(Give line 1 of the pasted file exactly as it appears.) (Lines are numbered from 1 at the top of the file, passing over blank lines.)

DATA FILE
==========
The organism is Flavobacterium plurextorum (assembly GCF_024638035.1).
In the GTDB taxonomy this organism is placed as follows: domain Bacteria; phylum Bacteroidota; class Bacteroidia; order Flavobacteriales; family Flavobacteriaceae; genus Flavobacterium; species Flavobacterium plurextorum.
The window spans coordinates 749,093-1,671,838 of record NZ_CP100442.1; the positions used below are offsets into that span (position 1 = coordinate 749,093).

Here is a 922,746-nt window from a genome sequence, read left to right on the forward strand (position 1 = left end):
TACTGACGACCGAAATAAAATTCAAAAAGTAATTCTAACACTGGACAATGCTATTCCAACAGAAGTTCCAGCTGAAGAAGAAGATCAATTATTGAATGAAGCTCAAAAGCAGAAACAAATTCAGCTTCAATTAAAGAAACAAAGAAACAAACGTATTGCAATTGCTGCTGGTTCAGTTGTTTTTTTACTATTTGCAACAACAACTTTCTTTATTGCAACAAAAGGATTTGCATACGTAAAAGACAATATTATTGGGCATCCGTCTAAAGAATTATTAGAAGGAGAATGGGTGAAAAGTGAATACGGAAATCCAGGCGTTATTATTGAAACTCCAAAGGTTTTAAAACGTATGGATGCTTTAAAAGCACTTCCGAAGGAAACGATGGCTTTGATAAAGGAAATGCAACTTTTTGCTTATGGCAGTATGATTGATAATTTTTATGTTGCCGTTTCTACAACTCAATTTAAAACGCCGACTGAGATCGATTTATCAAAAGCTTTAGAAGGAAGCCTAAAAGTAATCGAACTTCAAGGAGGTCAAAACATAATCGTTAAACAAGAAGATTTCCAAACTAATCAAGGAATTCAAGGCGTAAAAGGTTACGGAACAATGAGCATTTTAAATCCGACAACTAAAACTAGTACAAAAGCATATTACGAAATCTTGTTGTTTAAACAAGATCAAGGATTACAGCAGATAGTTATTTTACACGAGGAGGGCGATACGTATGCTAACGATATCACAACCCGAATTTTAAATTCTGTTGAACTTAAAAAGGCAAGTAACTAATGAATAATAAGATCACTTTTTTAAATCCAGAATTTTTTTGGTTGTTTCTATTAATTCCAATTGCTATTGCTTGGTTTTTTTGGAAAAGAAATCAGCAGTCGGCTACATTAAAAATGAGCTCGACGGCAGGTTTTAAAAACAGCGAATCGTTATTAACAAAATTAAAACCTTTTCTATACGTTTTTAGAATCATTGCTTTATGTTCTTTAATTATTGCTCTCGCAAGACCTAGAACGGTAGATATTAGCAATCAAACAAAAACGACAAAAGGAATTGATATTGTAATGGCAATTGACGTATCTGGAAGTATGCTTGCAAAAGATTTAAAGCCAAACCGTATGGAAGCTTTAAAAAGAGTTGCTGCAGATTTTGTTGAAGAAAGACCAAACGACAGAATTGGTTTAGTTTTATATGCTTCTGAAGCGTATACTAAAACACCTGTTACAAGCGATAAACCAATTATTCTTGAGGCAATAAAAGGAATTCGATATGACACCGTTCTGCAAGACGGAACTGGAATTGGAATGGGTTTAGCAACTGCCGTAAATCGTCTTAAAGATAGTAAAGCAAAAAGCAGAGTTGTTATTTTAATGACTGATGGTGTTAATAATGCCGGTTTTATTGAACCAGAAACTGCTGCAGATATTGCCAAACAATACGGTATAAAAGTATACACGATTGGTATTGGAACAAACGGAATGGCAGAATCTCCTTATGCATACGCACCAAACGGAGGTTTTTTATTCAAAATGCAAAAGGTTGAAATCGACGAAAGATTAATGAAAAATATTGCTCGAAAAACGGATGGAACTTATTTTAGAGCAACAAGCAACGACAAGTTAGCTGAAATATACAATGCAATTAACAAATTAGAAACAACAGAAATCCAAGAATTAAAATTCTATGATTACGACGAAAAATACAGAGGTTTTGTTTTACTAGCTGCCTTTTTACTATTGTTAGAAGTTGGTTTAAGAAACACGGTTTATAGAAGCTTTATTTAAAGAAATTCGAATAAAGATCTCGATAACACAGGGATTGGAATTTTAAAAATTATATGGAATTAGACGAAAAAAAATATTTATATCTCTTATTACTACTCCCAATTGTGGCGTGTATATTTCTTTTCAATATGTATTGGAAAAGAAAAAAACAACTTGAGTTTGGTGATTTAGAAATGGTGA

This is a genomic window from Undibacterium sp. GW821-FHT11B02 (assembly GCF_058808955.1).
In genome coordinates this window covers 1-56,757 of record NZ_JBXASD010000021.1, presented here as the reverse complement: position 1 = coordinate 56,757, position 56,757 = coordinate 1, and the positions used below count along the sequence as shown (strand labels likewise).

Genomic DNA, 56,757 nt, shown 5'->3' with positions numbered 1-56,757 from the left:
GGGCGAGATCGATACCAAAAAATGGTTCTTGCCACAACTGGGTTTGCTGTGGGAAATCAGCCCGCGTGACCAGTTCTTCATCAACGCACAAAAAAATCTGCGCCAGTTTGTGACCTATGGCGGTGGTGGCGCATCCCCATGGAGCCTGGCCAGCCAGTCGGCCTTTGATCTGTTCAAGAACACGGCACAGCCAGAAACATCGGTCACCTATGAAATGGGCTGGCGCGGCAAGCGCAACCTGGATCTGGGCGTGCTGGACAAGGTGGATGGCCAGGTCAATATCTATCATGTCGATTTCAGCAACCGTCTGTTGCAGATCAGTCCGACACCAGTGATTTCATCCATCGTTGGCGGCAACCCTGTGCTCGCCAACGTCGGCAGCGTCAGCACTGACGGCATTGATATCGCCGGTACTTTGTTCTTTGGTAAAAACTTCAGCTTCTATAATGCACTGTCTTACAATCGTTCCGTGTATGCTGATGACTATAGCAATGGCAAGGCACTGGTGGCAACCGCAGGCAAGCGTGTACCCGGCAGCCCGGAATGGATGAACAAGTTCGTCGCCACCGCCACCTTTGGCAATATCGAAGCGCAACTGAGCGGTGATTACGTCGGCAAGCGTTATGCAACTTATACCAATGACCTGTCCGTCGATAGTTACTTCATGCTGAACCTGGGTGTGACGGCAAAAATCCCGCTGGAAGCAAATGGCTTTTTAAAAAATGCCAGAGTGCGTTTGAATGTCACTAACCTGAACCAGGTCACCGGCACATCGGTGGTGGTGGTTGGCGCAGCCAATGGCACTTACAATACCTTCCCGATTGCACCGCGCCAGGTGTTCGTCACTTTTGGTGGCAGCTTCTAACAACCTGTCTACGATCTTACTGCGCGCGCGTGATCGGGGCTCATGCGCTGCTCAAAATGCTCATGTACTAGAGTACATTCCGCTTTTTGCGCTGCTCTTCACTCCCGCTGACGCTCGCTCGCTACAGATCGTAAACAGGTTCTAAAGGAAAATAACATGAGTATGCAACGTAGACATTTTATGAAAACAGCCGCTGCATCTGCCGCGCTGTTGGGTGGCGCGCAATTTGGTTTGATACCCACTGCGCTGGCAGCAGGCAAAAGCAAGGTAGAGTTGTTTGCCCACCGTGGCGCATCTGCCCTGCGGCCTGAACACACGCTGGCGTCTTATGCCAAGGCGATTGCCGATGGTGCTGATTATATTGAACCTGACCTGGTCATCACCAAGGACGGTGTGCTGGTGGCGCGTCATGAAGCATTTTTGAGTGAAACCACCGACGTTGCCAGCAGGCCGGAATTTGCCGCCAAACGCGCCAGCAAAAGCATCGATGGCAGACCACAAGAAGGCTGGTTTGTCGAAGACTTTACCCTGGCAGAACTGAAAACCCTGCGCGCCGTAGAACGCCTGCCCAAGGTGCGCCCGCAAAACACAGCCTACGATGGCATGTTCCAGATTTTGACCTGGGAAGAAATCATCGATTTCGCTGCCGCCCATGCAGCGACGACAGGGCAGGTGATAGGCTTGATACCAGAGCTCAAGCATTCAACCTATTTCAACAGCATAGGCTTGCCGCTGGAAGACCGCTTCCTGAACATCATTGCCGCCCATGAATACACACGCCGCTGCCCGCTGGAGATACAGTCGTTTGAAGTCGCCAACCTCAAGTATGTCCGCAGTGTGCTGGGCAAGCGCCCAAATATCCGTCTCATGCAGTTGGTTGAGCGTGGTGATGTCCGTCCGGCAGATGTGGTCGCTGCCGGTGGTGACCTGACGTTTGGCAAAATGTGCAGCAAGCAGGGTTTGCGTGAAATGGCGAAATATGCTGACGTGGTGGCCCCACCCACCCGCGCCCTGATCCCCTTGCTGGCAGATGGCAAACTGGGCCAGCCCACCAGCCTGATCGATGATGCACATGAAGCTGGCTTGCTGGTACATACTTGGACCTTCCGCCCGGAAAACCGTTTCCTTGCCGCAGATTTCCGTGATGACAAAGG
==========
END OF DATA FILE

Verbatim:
The organism is Flavobacterium plurextorum (assembly GCF_024638035.1).